In a similarly-sized narrative piece (34 paragraphs, about 4-5 pages single-spaced), write a story that will send me Googling, so to speak. Use references I would need to be you to understand – nicknames the family gave you, cultural details, political events you remember, significant moments, etc. By that, I mean that I should be able to recognize some of what you’re discussing, but in order to get everything without looking it up first, I probably would’ve needed to live your life.
The ten things you'll need to include in your piece:
1. Cultural relationship between you and your parents – ways your culture(s) have shaped you similarly and shaped you differently
(Example from Shooting Dad: The ways American political culture and gun culture influenced how Sarah and her father acted toward each other)
2. Something you and your parents agree upon that helps define your relationship
(Example from Shooting Dad: Sarah comes to realize that both she and her father are "artists," or at least similarly driven by what they love/are passionate about)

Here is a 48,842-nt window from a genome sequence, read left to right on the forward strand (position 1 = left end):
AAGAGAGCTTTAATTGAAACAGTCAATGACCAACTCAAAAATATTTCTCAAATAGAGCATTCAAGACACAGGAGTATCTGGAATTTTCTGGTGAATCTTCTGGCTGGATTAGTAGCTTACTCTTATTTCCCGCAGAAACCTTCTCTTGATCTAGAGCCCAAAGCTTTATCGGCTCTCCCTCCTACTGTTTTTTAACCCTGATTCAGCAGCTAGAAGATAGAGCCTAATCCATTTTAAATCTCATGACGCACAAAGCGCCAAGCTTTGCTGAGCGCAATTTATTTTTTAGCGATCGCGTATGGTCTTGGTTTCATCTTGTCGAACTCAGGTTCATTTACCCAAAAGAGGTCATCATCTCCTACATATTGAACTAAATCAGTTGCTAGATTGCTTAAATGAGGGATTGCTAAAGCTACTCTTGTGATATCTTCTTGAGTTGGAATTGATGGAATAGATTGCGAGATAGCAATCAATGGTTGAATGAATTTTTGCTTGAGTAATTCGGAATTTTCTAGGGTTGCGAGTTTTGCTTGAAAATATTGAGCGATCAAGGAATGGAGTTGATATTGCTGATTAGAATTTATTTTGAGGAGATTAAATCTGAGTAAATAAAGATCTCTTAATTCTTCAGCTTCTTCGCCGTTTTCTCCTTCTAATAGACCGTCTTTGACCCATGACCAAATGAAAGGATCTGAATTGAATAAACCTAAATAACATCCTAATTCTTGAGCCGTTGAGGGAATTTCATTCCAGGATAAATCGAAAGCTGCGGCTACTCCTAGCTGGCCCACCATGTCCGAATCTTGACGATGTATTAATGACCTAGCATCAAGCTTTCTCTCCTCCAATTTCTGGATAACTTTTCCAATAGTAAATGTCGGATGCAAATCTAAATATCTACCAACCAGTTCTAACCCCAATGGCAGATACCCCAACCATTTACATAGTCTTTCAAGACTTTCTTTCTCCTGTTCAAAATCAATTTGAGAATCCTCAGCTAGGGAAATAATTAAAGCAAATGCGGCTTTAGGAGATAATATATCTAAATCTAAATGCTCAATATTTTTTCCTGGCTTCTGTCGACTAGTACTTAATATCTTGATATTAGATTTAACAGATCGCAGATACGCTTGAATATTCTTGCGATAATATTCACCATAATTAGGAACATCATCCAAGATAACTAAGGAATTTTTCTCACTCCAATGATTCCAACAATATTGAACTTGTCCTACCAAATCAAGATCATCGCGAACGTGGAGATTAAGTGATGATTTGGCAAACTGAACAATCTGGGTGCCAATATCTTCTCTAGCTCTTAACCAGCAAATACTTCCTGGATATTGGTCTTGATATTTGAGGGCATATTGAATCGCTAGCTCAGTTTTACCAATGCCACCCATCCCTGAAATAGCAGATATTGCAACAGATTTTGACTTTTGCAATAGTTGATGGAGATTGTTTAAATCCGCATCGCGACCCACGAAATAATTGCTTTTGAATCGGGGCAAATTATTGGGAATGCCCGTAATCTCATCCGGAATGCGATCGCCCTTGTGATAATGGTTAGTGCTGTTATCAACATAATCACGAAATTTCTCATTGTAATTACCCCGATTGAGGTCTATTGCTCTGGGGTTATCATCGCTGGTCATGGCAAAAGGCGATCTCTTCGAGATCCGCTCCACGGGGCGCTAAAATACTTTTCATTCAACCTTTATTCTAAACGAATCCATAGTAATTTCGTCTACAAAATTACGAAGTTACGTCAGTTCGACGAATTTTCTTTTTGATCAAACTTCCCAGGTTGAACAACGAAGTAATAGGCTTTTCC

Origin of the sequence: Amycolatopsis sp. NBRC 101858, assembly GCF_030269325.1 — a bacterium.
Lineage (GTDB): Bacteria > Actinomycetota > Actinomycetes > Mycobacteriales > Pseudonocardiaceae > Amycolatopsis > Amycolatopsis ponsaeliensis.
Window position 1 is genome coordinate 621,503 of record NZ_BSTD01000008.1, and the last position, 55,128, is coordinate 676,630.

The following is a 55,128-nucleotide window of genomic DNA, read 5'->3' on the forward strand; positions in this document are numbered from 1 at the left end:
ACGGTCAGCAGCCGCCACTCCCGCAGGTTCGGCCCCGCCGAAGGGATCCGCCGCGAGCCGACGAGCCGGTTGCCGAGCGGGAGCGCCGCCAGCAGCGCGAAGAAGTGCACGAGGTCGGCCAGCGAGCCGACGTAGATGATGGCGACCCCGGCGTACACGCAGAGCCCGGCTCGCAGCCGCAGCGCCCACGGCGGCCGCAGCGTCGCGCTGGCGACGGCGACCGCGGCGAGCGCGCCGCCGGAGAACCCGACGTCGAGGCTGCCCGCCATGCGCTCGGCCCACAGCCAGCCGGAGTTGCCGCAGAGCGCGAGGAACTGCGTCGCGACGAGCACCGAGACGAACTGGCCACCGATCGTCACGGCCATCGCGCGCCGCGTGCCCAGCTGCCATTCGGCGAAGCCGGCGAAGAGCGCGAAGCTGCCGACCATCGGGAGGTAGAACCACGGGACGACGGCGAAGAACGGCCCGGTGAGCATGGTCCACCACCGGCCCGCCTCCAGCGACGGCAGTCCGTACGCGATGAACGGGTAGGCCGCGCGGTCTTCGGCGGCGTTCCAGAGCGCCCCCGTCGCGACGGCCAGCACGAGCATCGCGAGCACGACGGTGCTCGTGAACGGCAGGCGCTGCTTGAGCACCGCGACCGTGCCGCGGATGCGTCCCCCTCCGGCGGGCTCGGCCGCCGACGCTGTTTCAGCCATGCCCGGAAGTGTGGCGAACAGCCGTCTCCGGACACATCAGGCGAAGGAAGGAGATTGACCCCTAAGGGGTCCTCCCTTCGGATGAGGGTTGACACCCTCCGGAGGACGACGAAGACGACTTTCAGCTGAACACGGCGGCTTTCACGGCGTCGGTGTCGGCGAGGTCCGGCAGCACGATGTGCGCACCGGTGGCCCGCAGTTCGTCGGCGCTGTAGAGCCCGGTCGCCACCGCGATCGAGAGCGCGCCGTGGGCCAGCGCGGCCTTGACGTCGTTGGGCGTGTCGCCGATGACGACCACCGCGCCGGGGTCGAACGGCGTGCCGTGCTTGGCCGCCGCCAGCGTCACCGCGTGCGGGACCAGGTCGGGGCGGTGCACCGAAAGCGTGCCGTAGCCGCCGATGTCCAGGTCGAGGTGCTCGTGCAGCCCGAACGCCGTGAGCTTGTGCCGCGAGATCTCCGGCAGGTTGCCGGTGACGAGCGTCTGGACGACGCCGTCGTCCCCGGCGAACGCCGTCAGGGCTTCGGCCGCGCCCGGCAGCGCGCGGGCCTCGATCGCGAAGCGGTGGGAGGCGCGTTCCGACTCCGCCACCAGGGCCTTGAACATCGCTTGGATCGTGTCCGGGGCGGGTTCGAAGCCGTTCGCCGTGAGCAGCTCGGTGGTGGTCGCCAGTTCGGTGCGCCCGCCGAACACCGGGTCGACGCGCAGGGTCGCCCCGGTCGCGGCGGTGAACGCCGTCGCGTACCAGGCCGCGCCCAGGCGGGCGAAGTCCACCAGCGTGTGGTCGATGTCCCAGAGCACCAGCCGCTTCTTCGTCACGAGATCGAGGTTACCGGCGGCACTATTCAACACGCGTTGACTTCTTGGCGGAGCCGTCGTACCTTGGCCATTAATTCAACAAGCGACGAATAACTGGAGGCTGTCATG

3. Something you and your parents disagree over that also helps define your relationship
(Example from Shooting Dad: Sarah and her father retreating to their respective workspaces because neither values the other's work)
4. Touchstones of home, memories of growing up, etc.
(Example from Shooting Dad: Shooting crows, moving guns aside to make room for cereal, etc.)
5. Description of parents’ world, workplace, place to relax, etc.
(Example from Shooting Dad: Sarah's father's gunsmithing workshop)
6. Description of same for you
(Example from Shooting Dad: Sarah's room and what she did there)
7. Memory of a parent trying to teach you something that was important for you, them, or both – something that helps define your relationship
(Example from Shooting Dad: Sarah and Amy "learning" to shoot the gun like their father)
8. Pop-culture, entertainment, or history, shared or separate, that indicates/illustrates something about your interactions
(Example from Shooting Dad: Tons - the John Wayne references, the Reagen-era disagreements, etc.)
9. Family history (grandparents in their younger days and earlier) that is important to you, them, or both, and how it explains your relationship with your family
(Example from Shooting Dad: The family backstory behind the cannon)
10. Something you do together today that explains who you both are and how you relate to each other
(Example from Shooting Dad: Sarah going with her father to shoot the cannon)